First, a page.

Camp New York
Quickly our team settled into Camp New York. The heat was intense with dust and sand everywhere. Tracked vehicles and cranes drove the dust into the air causing clouds within the tents. The camp was desolate and faded into a continuous horizon of dunes. Sand rose up in all directions to touch the sky.
The view was broken only by scattered tents a quarter of a mile away. Helicopters flew by in the distance, sun glinting, off their windows. Convoys miles away put up a rooster tail of dust, marking their passage, as they crossed over into Iraq. Our turn for crossing was approaching in a few short days.
We gradually explored the grounds, the hardened bunker, and the tent areas as we settled into our own tent. It was crowded and uncomfortable, but retrospectively was the most luxurious part of our deployment. Community showers and honey bucket bathrooms that we disdained at the time were later seen as a luxury.
Over the next few days of waiting a “battle rhythm” started to develop for us; waking up early at day break, washing, cleaning, reading, writing, working on our area to make personal improvements and accounting for gear. Walking to the mess hall by lunch time was unbearable in the heat. As we prepared to cross into Iraq we unpacked our MILVAN and repacked our vehicles for our drive North. Rumors came and went about the status of the war and the need for mental health support.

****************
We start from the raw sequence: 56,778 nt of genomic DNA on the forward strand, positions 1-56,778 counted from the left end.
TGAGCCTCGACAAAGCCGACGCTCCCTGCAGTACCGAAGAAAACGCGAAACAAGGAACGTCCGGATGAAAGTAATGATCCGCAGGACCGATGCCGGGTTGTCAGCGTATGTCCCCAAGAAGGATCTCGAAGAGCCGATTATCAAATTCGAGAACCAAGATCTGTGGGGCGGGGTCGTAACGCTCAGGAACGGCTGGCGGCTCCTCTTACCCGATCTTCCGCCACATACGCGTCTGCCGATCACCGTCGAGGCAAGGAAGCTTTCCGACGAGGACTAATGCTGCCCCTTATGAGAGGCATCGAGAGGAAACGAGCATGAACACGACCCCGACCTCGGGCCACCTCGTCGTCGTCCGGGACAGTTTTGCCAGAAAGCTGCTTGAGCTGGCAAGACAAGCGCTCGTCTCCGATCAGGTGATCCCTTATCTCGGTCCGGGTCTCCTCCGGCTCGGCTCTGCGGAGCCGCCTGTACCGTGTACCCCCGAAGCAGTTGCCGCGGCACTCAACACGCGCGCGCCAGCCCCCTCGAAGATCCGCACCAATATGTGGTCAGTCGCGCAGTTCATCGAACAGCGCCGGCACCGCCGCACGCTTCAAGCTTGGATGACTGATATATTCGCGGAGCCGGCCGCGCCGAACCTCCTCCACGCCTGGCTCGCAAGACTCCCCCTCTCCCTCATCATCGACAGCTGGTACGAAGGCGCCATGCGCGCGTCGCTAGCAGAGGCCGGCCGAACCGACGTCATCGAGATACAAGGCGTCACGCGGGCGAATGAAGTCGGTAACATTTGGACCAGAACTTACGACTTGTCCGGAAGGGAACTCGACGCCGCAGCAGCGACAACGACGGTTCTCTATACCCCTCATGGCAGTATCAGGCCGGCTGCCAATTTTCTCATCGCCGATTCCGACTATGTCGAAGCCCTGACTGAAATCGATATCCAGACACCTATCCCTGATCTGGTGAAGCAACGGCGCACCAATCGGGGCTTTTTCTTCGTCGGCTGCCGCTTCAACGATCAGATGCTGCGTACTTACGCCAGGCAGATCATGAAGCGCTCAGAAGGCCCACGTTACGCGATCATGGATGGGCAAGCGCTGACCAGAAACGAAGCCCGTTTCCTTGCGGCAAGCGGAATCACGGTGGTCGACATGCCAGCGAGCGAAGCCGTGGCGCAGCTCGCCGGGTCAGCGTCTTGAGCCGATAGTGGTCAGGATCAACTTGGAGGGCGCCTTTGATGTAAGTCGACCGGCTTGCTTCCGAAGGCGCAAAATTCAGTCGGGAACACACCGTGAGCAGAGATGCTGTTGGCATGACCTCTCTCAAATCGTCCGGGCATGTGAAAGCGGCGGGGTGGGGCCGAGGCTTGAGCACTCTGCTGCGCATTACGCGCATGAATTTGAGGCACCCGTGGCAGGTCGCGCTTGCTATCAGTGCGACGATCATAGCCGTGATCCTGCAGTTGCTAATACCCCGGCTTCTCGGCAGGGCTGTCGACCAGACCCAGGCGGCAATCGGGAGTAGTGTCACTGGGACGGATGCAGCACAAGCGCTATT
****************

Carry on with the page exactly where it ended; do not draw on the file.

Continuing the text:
A sand storm came through our camp. It was an experience that would be repeated multiple times over the course of our deployment. Despite the danger and discomfort they presented, the sand storms remain natural events beautiful to behold. We were spell-bound to see the sand front move towards us and also frightened as it enveloped the camp.
Convoy into Iraq
On Easter morning we loaded our vehicles and lined them up. We cleared our weapons and distributed the ammo. I had opted not for an M16 but a 9 mm pistol. I was in the sixth vehicle in our convoy of roughly 60 vehicles. I was the senior officer in our group as a LTC. I was the oldest as well, at the age of 39. My call sign was “Psycho Doc Pappa.” I liked it.
We started out with dust everywhere. Amazing to me was its consistency. It was so fine that it behaved like a fluid, as if waves were rippling in front of a boat. Soon however, the characteristic properties of the dust flying in the air turned to grit in my teeth and made me thirsty for water.
We stopped once before the border. Stepping out, stretching my legs and then taking a pee by the side of the vehicle was the necessary routine at stops. We drove for a while across dessert, then turned on to a hardball road. A few miles down there were two large “berms.” The second was the border crossing into Iraq.
The border was guarded by two machine gun nests and a Bradley Fighting vehicle, our vehicles passed through a trough between them. I was not sure what I was expecting, but this wasn’t it, I was expecting something more impressive.
Unceremoniously something fell from the back of the HMMWV in front of us. SGT Gonzales and I pulled over out of line to recover whatever it was, thinking it might be important. It was laundry detergent. We piled back in and regained our spot in the convoy with the mission vital “TIDE.” Puns lightening the mood were thrown across our vehicle marking our entry into the war zone, “we are sure going to clean this place up,” “the Tides going to change now,” “hope they don’t shoot any SUDS missiles at us.”